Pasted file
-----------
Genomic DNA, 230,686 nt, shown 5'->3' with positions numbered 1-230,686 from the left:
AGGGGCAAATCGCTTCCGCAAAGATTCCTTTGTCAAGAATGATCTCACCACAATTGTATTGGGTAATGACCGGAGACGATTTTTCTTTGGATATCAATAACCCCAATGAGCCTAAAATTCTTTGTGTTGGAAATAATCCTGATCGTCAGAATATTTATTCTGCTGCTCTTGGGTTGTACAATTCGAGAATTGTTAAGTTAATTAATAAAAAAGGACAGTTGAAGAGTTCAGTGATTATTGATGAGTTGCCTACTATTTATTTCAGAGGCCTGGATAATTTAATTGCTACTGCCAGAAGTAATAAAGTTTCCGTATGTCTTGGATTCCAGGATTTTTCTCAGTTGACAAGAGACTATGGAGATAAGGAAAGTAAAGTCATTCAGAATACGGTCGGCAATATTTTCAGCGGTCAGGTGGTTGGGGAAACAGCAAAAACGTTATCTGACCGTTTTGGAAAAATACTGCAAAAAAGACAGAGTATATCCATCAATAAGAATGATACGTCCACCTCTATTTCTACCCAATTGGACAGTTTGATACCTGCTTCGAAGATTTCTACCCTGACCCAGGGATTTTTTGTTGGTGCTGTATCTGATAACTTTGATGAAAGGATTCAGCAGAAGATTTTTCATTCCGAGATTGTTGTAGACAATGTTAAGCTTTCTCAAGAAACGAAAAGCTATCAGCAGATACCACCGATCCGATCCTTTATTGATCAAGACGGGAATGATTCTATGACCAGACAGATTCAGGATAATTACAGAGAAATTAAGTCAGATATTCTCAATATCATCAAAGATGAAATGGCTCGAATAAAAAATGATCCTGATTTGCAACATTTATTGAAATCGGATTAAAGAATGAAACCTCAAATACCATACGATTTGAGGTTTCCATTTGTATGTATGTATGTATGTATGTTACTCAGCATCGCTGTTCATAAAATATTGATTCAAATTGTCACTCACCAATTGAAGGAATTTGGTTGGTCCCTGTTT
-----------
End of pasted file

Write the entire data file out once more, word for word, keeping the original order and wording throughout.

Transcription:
Genomic DNA, 230,686 nt, shown 5'->3' with positions numbered 1-230,686 from the left:
AGGGGCAAATCGCTTCCGCAAAGATTCCTTTGTCAAGAATGATCTCACCACAATTGTATTGGGTAATGACCGGAGACGATTTTTCTTTGGATATCAATAACCCCAATGAGCCTAAAATTCTTTGTGTTGGAAATAATCCTGATCGTCAGAATATTTATTCTGCTGCTCTTGGGTTGTACAATTCGAGAATTGTTAAGTTAATTAATAAAAAAGGACAGTTGAAGAGTTCAGTGATTATTGATGAGTTGCCTACTATTTATTTCAGAGGCCTGGATAATTTAATTGCTACTGCCAGAAGTAATAAAGTTTCCGTATGTCTTGGATTCCAGGATTTTTCTCAGTTGACAAGAGACTATGGAGATAAGGAAAGTAAAGTCATTCAGAATACGGTCGGCAATATTTTCAGCGGTCAGGTGGTTGGGGAAACAGCAAAAACGTTATCTGACCGTTTTGGAAAAATACTGCAAAAAAGACAGAGTATATCCATCAATAAGAATGATACGTCCACCTCTATTTCTACCCAATTGGACAGTTTGATACCTGCTTCGAAGATTTCTACCCTGACCCAGGGATTTTTTGTTGGTGCTGTATCTGATAACTTTGATGAAAGGATTCAGCAGAAGATTTTTCATTCCGAGATTGTTGTAGACAATGTTAAGCTTTCTCAAGAAACGAAAAGCTATCAGCAGATACCACCGATCCGATCCTTTATTGATCAAGACGGGAATGATTCTATGACCAGACAGATTCAGGATAATTACAGAGAAATTAAGTCAGATATTCTCAATATCATCAAAGATGAAATGGCTCGAATAAAAAATGATCCTGATTTGCAACATTTATTGAAATCGGATTAAAGAATGAAACCTCAAATACCATACGATTTGAGGTTTCCATTTGTATGTATGTATGTATGTATGTTACTCAGCATCGCTGTTCATAAAATATTGATTCAAATTGTCACTCACCAATTGAAGGAATTTGGTTGGTCCCTGTTT